Video: Barney Frank Still Feelin' Berned | Off Message

Bernie Sanders
Video: Barney Frank Still Feelin' Berned

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Former Congressman Barney Frank Thursday at the Pennsylvania Convention Center in Philadelphia - PAUL HEINTZ
  • Paul Heintz
  • Former Congressman Barney Frank Thursday at the Pennsylvania Convention Center in Philadelphia
Former Massachusetts congressman Barney Frank has never been a fan of Sen. Bernie Sanders (I-Vt.). Just nine months into the Vermonter's first term in Congress, his Bay State colleague dissed him in an interview with a home-state reporter.

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"Bernie alienates his natural allies," Frank told Chris Graff, then the Associated Press' Vermont bureau chief, for a September 1991 profile. "His holier-than-thou attitude — saying in a very loud voice he is smarter than everyone else and purer than everyone else — really undercuts his effectiveness."

Frank kept up the criticism over the past year as Sanders ran for president, calling him ineffectual and unelectable. And in a brief interview with Seven Days Thursday at the Pennsylvania Convention Center in Philadelphia, he wasn't ready to let it go.

"I think his approach to how you get things done is a mistake," Frank said at the Democratic National Convention. "I did think also that his criticisms of [Democratic nominee] Hillary Clinton were much too harsh and overdone."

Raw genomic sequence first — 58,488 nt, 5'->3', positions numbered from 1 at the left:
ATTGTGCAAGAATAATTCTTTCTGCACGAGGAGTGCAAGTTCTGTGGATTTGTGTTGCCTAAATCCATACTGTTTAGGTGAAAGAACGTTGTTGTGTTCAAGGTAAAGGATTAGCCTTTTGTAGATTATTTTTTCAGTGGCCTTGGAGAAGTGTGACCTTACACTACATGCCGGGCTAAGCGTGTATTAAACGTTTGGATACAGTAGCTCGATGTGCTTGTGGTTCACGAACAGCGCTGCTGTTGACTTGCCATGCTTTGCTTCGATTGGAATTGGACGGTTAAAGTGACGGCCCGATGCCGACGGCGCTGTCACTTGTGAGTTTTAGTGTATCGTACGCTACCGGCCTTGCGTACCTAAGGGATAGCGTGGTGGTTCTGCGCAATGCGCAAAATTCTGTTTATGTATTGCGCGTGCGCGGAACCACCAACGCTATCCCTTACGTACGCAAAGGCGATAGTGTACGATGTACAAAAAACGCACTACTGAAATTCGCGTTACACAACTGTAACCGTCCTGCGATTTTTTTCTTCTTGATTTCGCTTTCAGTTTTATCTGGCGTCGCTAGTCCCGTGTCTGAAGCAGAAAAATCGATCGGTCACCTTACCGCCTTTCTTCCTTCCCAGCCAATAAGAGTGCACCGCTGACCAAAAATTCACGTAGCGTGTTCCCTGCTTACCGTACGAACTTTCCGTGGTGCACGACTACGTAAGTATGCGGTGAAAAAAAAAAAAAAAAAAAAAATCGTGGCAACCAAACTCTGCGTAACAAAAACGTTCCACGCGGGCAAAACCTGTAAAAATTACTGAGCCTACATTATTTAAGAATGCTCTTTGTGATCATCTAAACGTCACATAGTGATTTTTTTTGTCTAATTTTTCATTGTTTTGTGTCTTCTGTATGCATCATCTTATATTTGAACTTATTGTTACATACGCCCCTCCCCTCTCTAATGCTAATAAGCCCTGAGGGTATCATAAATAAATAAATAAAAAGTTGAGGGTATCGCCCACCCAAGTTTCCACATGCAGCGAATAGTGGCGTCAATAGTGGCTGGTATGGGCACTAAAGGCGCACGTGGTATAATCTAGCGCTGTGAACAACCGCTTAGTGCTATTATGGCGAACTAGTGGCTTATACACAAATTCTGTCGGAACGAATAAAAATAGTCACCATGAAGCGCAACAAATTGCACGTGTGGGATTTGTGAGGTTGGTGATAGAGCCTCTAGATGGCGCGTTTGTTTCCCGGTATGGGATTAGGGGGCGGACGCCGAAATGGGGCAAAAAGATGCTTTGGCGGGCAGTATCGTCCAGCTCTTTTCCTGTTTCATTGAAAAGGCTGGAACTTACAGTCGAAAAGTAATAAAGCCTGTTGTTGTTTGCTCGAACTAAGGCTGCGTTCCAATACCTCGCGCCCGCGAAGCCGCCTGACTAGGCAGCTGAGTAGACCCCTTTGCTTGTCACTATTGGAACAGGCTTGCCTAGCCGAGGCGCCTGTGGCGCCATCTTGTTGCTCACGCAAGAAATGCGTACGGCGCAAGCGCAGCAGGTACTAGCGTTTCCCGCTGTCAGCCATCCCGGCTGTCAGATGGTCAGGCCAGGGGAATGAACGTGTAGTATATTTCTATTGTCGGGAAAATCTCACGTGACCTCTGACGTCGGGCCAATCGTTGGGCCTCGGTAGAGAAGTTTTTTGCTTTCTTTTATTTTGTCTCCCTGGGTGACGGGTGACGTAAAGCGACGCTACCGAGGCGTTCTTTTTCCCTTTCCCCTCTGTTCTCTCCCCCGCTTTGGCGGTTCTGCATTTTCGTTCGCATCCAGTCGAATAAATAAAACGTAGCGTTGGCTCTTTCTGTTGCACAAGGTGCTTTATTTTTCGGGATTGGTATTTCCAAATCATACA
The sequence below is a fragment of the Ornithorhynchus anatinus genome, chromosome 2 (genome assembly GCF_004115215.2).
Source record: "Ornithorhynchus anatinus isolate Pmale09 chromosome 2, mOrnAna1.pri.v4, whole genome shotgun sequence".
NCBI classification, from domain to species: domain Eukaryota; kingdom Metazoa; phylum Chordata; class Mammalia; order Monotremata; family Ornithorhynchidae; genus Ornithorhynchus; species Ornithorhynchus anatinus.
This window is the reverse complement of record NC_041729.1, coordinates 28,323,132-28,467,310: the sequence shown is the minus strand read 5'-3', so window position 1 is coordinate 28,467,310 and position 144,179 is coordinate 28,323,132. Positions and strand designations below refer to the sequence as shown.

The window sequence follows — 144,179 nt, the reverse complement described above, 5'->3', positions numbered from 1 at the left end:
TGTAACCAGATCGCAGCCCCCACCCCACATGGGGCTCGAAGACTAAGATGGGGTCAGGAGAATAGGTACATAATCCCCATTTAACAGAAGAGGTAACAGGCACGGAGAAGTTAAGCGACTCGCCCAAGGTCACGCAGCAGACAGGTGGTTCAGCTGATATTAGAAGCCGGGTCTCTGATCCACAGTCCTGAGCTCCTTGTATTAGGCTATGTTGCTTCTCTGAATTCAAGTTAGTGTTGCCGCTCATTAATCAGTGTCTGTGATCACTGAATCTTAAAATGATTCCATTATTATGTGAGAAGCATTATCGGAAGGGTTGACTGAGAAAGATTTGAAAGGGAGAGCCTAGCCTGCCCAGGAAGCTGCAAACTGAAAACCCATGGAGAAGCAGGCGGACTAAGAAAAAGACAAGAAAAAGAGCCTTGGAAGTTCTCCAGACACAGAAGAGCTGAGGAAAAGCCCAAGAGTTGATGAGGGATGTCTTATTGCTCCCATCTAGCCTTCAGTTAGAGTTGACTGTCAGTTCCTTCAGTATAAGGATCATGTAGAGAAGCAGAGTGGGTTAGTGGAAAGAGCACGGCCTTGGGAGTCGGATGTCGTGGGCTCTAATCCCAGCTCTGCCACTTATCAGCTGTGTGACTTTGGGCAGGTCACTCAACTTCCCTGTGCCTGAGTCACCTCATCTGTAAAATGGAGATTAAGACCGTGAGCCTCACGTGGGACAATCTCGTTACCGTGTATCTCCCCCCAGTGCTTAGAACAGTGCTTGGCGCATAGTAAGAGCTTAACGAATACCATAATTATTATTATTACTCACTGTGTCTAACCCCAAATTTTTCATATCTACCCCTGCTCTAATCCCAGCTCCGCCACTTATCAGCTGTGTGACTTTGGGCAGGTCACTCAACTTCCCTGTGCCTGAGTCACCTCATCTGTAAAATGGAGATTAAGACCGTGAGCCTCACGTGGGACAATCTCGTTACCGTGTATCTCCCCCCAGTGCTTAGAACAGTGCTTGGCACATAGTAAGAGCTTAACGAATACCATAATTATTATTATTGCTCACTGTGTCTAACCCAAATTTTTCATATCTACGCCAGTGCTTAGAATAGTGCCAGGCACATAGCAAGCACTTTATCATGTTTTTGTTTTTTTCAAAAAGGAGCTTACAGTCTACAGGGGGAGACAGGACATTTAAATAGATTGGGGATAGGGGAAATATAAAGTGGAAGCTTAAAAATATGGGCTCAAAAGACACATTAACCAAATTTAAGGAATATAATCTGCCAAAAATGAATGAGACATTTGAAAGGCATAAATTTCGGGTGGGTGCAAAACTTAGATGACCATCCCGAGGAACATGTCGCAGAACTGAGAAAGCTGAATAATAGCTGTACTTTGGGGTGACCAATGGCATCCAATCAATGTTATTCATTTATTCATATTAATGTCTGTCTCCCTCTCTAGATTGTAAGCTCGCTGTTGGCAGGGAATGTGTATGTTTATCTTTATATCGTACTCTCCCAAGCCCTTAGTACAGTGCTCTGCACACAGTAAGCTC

The former congressman gave Sanders credit for his recent embrace of Clinton's candidacy but said the senator was "running up against his own, I think, excess."

Frank took exception to Sanders' demonization of political insiders. 

"I find that odd because he's been a member of Congress for 26 years, so I don't know how he's not as much an insider as anyone else," he said. "He's certainly been there. And, yeah, I do object to this notion that understanding how the process works and trying to move it — that that somehow compromises your integrity."

In May, the Sanders campaign called on the Democratic National Committee to remove Frank and Connecticut Gov. Dannel Malloy from top spots on the convention's rules and platform committees, respectively, calling them "aggressive attack surrogates for the Clinton campaign."

Frank said Thursday he remained "disappointed" by the episode and believed he conducted the process fairly. He noted that even Sanders praised his committee's recommendation that the party eliminate many unpledged superdelegates from its presidential nominating process.

"I have to say I feel vindicated now, because no one has any criticism with the way the rules committee worked," he said. "I was confident that I and my cochair would be totally fair, and I'm told that even Sen. Sanders has acknowledged that we were."

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